Mindfulness has been found beneficial for stress reduction, anxiety and depression, dietary challenges, addiction recovery, and many other conditions. Now it has found its way into a classroom where children as young as three are using its techniques to manage emotions and stay calm.
Using a strategy called Calm Classroom, Los Angles students, ranging from transitional kindergartners to fifth graders, are being guided by teachers three times during the school day through three-minute mindfulness exercises. The drills call on students to refocus their attention on deep breathing, relaxation, and body awareness.
Behind the move to bring mindfulness into the school day is the University of California, Los Angeles (UCLA) Center for Child Anxiety Resilience Education and Support (CARES), which sponsors this and other programs that support student resilience. And although it’s still early in the school year, it seems to be having an effect, said Principal Akida Kissane-Long.
“The children of Joyner Elementary have responded extremely well to the Calm Classroom training and practice they received since their first day of school,” she said. “Discipline referrals have admirably decreased in just three weeks of school.”
To implement Calm Classroom at their school, teachers at Joyner underwent training with the CARES staff last August.
In practicing mindful awareness, an individual focuses attention on being in the moment as it is, without judgment — and with openness and curiosity.
And while the concept of mindfulness might seem abstract for children, students in the lower grades seem to be most receptive, center staff members said.
Young children practice mindfulness by doing stretching, focused listening, guided breathing, and body awareness exercises.
To help students manage tough feelings and prevent the children from developing an anxiety disorder, depression, or other major concern, the UCLA CARES Center is implementing Calm Classroom in collaboration with the Partnership for Los Angeles Schools.
There are plans for the center to train additional schools starting in the spring. The program is in more than 200 schools nationwide, according to the Luster Learning Institute, and has been taught to more than 200,000 students and their families.
“Mindfulness has many benefits for students, including better sleep, increased focus, reduced stress, and reduced challenges related to depression and anxiety,” said Dr. Patricia Lester, co-director of the center.
“The transition back to school can be an especially difficult one for many children. We want to inform parents and teachers about noticing when students are feeling stressed or even anxious about the transition back. Helping students learn to manage these emotions is an important part of early prevention and also helps build resilience,” Lester said.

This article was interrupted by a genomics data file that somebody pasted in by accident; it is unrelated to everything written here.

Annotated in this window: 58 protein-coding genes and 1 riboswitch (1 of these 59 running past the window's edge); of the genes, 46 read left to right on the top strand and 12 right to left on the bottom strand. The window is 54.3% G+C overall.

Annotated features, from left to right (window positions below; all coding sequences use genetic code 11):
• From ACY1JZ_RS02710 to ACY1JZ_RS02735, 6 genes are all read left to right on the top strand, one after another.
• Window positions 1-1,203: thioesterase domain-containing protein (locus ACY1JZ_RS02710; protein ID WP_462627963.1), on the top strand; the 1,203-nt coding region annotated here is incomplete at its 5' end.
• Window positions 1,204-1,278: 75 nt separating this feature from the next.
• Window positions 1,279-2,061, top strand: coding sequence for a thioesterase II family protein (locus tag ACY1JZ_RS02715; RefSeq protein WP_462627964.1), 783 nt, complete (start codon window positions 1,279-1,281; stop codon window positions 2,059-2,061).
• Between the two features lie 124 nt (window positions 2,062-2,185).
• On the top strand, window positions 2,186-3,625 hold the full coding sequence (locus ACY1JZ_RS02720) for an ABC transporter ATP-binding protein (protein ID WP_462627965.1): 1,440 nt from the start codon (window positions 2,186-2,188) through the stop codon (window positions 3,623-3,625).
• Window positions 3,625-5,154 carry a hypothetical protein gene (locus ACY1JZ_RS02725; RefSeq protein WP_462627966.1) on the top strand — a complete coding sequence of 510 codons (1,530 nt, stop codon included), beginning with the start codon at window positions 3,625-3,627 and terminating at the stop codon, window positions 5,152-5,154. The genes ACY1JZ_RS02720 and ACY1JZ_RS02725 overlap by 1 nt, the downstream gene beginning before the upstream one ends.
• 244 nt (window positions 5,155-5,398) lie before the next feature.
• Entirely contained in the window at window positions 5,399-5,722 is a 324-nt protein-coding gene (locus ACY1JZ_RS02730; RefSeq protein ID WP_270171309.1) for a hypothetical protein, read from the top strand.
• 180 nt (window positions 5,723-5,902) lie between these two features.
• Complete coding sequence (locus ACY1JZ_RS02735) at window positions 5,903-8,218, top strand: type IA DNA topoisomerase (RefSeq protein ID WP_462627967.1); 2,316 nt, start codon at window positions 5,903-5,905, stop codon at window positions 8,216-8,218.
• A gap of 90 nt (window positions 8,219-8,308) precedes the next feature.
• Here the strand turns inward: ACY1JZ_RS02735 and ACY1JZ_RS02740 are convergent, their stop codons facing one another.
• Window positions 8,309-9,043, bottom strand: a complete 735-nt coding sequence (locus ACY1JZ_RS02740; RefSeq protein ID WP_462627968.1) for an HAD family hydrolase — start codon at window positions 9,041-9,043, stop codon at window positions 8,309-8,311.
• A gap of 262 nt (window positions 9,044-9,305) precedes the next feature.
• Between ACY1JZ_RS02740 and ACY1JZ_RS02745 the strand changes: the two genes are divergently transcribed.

These mindfulness exercises are most effectively led by teachers during times of transition — after lunch, before a quiz, or at the beginning or end of the day.
“Introducing mindfulness to students is a great way to teach them about emotion management and regulation as a common everyday practice,” said John Piacentini, director of the center. “Research shows that mindfulness can improve our working memory and executive functioning.”
Mindfulness could be especially beneficial for underprivileged families living in neighborhoods such as Watts.
“The majority of families in the Watts community live below the poverty line, which can cause challenges in accessing important resources, especially those related to behavioral health,” continued Piacentini. Calm Classroom helps students build skills early on in strategies for managing their emotions and identifying when they might be having a difficult time.
Mindfulness skills can be used anytime, anywhere, so children who practice them at school can call on them throughout their day — whenever and wherever needed.
“Children at any age can experience feelings of anxiety; we even notice it in babies,” explained Kate Sheehan, managing director of the CARES Center.
“Since this program targets kids all the way down to kindergarten and transitionary kindergarten, we are able to start helping them understand, at a very early age, how their emotions affect the way they feel physically and their reactions to different situations while also teaching them that they can control their emotions rather than react to them.”
The CARES team piloted the Calm Classroom program during the last academic year at the UCLA Lab School, where teachers noticed that students became more attentive and calm after transition periods, Sheehan said.
Lab School students were even using mindfulness techniques outside the classroom to help manage stressful or frustrating events, like waiting to be picked up from school or when separated from their parents during a family vacation.
“It’s like floating on a cloud,” observed one mindful student at the UCLA Lab School.